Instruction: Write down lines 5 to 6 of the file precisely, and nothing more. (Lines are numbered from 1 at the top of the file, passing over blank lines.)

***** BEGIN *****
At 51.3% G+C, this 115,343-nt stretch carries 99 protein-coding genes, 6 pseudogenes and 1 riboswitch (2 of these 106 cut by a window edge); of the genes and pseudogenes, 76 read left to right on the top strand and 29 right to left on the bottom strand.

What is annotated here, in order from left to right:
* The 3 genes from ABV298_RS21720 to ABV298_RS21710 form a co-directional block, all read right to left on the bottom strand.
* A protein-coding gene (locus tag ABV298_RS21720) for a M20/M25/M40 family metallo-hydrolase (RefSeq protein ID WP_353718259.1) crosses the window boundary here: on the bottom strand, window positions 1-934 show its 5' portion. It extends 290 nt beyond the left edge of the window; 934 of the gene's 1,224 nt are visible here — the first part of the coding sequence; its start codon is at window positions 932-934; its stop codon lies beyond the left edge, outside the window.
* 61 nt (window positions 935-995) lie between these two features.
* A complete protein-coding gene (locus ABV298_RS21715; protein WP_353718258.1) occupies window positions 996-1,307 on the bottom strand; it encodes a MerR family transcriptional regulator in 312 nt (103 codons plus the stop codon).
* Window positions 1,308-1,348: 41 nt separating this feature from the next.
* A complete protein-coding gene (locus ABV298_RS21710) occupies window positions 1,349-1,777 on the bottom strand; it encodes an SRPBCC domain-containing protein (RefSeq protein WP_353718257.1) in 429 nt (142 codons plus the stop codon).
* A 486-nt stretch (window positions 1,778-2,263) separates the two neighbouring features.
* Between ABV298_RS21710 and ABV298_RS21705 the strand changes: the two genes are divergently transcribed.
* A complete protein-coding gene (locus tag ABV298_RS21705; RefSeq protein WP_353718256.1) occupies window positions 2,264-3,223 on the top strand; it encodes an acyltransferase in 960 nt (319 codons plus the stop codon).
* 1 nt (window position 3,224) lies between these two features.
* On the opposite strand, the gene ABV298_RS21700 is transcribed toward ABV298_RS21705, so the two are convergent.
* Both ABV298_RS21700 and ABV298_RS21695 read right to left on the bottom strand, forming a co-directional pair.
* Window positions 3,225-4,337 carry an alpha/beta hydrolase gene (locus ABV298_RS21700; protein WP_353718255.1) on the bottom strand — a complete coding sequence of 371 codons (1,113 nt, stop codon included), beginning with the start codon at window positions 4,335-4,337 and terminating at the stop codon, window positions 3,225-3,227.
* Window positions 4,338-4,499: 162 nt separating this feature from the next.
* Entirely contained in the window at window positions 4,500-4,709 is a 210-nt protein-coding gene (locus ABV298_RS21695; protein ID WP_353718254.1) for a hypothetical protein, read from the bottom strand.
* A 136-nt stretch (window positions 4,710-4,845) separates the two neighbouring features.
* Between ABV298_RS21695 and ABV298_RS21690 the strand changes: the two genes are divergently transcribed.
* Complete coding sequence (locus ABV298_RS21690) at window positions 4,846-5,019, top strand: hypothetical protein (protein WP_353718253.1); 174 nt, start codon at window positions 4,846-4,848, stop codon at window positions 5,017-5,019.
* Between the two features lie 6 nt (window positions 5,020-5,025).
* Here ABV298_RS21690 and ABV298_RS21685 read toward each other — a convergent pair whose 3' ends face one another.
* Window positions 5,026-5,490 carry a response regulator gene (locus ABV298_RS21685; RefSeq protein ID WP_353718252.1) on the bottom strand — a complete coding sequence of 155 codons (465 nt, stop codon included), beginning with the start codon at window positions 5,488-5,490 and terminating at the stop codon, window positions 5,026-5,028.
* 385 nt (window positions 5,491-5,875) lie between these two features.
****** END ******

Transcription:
* 61 nt (window positions 935-995) lie between these two features.
* A complete protein-coding gene (locus ABV298_RS21715; protein WP_353718258.1) occupies window positions 996-1,307 on the bottom strand; it encodes a MerR family transcriptional regulator in 312 nt (103 codons plus the stop codon).